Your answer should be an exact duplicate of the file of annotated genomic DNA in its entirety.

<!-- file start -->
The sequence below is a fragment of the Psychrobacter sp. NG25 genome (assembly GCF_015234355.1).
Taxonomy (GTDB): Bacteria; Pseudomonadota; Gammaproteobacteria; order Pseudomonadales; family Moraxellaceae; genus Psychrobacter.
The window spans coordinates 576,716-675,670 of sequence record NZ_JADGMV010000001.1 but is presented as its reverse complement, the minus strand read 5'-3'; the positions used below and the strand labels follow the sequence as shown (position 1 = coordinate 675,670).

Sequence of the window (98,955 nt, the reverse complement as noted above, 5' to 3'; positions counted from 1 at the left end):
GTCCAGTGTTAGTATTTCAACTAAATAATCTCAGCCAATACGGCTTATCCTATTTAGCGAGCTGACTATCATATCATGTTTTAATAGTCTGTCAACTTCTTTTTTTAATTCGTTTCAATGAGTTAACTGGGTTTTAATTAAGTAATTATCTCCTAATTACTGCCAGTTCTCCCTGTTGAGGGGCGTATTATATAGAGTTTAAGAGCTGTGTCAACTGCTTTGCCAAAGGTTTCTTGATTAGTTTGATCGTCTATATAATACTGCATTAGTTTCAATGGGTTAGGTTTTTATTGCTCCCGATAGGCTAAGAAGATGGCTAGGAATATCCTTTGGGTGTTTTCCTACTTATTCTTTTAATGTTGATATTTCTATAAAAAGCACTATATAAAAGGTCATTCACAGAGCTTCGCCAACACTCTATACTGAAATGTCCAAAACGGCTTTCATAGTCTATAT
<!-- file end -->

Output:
The sequence below is a fragment of the Psychrobacter sp. NG25 genome (assembly GCF_015234355.1).
Taxonomy (GTDB): Bacteria; Pseudomonadota; Gammaproteobacteria; order Pseudomonadales; family Moraxellaceae; genus Psychrobacter.
The window spans coordinates 576,716-675,670 of sequence record NZ_JADGMV010000001.1 but is presented as its reverse complement, the minus strand read 5'-3'; the positions used below and the strand labels follow the sequence as shown (position 1 = coordinate 675,670).

Sequence of the window (98,955 nt, the reverse complement as noted above, 5' to 3'; positions counted from 1 at the left end):
GTCCAGTGTTAGTATTTCAACTAAATAATCTCAGCCAATACGGCTTATCCTATTTAGCGAGCTGACTATCATATCATGTTTTAATAGTCTGTCAACTTCTTTTTTTAATTCGTTTCAATGAGTTAACTGGGTTTTAATTAAGTAATTATCTCCTAATTACTGCCAGTTCTCCCTGTTGAGGGGCGTATTATATAGAGTTTAAGAGCTGTGTCAACTGCTTTGCCAAAGGTTTCTTGATTAGTTTGATCGTCTATATAATACTGCATTAGTTTCAATGGGTTAGGTTTTTATTGCTCCCGATAGGCTAAGAAGATGGCTAGGAATATCCTTTGGGTGTTTTCCTACTTATTCTTTTAATGTTGATATTTCTATAAAAAGCACTATATAAAAGGTCATTCACAGAGCTTCGCCAACACTCTATACTGAAATGTCCAAAACGGCTTTCATAGTCTATAT